At least in the past, Trump reveled in sexual immorality and he regularly insulted women and minorities. The gibe, “We aren't electing a choirboy” barely makes sense. Character matters because presidents inevitably encounter unforeseen events: for Kennedy, a missile crisis; for Johnson, a civil rights movement; for Bush, a terrorist attack on America’s soil; for Obama, the rise of ISIS.
Character is the chief architect of human action. People of character do the right thing under duress. They tell the truth when truth matters most, they set the right course when it is least popular or advantageous. Presidents therefore need character: faithfulness, justice, love, patience, mercy, wisdom, even humility. We should pray for President-elect Trump that he would develop and display godly character.
Stepping back from this election I wonder if, contrary to prevailing rhetoric, the major political parties are rather similar to one another. Politicians highlight differences, especially during elections, but consider their common ground. Both parties nominated profoundly flawed and very wealthy candidates who allegedly secured their wealth in questionable ways. Both appear to be allies of Wall Street. Both enjoyed substantial favor—in the form of massive coverage, whether positive or negative—in the media. Both parties operate on materialist principles, promising prosperity and treating economic growth as the chief measure of successful governance. Both parties participate in the accumulation of a staggering national debt that shifts burden this generation to future generations, thereby institutionalizing intergenerational theft. Both parties are committed to a vast military-industrial complex, which, in some years, has spent more on defense than all other nations combined.
If both parties do operate on materialist principles, assuming that prosperity is the best mark of successful governance, that opens space for leaders with different agendas. I will need to develop this point in subsequent articles, but let me mention my fears in 2016 and the way a justice-oriented politician might address them. If Trump’s character flaws and ignorance of foreign policy worry me now as he prepares for the White House, Clinton’s combination of self-righteous rectitude and liberal Christianity worried me before the election.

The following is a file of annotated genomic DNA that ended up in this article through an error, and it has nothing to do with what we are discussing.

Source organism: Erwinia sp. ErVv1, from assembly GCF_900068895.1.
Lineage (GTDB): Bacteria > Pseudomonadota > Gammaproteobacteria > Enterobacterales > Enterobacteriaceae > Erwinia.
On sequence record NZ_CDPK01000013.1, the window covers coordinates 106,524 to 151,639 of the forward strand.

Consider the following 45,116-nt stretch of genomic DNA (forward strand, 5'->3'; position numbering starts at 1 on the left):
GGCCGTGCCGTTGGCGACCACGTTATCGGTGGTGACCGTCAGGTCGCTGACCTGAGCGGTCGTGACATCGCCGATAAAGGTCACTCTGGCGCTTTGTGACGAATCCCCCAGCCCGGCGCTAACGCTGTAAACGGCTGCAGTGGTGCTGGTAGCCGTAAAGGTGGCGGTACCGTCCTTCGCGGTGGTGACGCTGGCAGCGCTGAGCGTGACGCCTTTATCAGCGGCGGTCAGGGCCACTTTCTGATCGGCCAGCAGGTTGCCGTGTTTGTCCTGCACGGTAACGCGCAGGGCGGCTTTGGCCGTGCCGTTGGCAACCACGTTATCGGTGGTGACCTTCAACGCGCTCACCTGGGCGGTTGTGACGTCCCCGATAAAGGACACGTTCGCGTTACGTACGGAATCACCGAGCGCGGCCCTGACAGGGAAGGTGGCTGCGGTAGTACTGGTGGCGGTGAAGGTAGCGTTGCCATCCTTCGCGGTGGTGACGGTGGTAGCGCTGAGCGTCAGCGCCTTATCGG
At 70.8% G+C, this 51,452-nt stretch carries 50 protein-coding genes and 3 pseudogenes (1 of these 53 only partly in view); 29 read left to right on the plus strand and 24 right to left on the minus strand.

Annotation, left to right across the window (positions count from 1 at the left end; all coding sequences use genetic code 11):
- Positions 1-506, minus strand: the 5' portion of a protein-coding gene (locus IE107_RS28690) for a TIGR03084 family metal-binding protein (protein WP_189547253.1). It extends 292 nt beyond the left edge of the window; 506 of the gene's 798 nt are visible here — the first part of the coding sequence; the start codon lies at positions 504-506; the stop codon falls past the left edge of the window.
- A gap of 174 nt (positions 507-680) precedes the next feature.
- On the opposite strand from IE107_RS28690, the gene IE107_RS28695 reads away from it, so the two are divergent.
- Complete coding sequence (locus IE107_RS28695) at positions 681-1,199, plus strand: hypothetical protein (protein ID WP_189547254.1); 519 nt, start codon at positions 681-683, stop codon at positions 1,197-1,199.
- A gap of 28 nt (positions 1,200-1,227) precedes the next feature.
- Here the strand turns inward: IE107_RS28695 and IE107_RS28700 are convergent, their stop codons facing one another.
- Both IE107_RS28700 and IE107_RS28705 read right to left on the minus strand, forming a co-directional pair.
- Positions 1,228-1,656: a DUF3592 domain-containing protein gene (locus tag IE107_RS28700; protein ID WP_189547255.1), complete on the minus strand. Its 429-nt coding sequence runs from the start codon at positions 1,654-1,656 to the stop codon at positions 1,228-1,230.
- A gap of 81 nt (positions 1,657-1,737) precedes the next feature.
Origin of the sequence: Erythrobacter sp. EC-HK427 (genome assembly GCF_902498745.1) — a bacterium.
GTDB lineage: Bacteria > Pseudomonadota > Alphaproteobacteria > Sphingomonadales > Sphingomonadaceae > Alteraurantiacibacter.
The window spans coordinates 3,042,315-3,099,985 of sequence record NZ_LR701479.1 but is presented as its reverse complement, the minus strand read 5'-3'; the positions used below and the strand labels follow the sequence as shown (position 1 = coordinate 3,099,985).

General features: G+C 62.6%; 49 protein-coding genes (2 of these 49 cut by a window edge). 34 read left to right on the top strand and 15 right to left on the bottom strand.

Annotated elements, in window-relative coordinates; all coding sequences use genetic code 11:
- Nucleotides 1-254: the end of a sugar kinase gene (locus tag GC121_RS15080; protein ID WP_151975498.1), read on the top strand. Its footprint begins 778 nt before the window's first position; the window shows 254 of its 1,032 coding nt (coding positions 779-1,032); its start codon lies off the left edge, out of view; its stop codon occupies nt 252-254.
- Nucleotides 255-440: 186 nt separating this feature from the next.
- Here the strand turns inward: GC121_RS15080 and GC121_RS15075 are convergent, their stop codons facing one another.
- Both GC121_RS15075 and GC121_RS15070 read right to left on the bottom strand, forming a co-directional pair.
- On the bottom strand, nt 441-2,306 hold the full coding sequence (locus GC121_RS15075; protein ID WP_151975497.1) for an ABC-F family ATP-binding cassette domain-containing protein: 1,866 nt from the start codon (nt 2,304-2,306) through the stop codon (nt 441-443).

She seemed like the kind of politician who could conclude that traditional Christian views of sexual ethics are sub-Christian because they are not progressive. If that assessment should occur, the withdrawal of federal benefits—such as federal loans for students attending Christian colleges—could have followed. The consequences could have been dire for evangelical and orthodox Christian schools.
Despite the similarity of the parties, elections matter. It remains to be seen what consequences will result from 2016. History offers evidence of how God can, in his unique purposes, raise up political leaders for the sake of his church.
Back for the Future
Consider the consequences of character for the church in political leaders of the past. In days past, magistrates focused more on protecting their people than on promoting their prosperity. Since we soon celebrate the 500th anniversary of the Reformation, consider the magistrates who dedicated themselves to the safety of the reformers. Martin Luther wrote his 95 theses in 1517. By 1521 he had been declared a heretic and an outlaw. For the rest of his years, Luther lived under a death sentence, and Emperor Charles surely would have seen to his execution if Elector Frederick III, the governor of Luther's portion of Germany, had not resolved to protect him.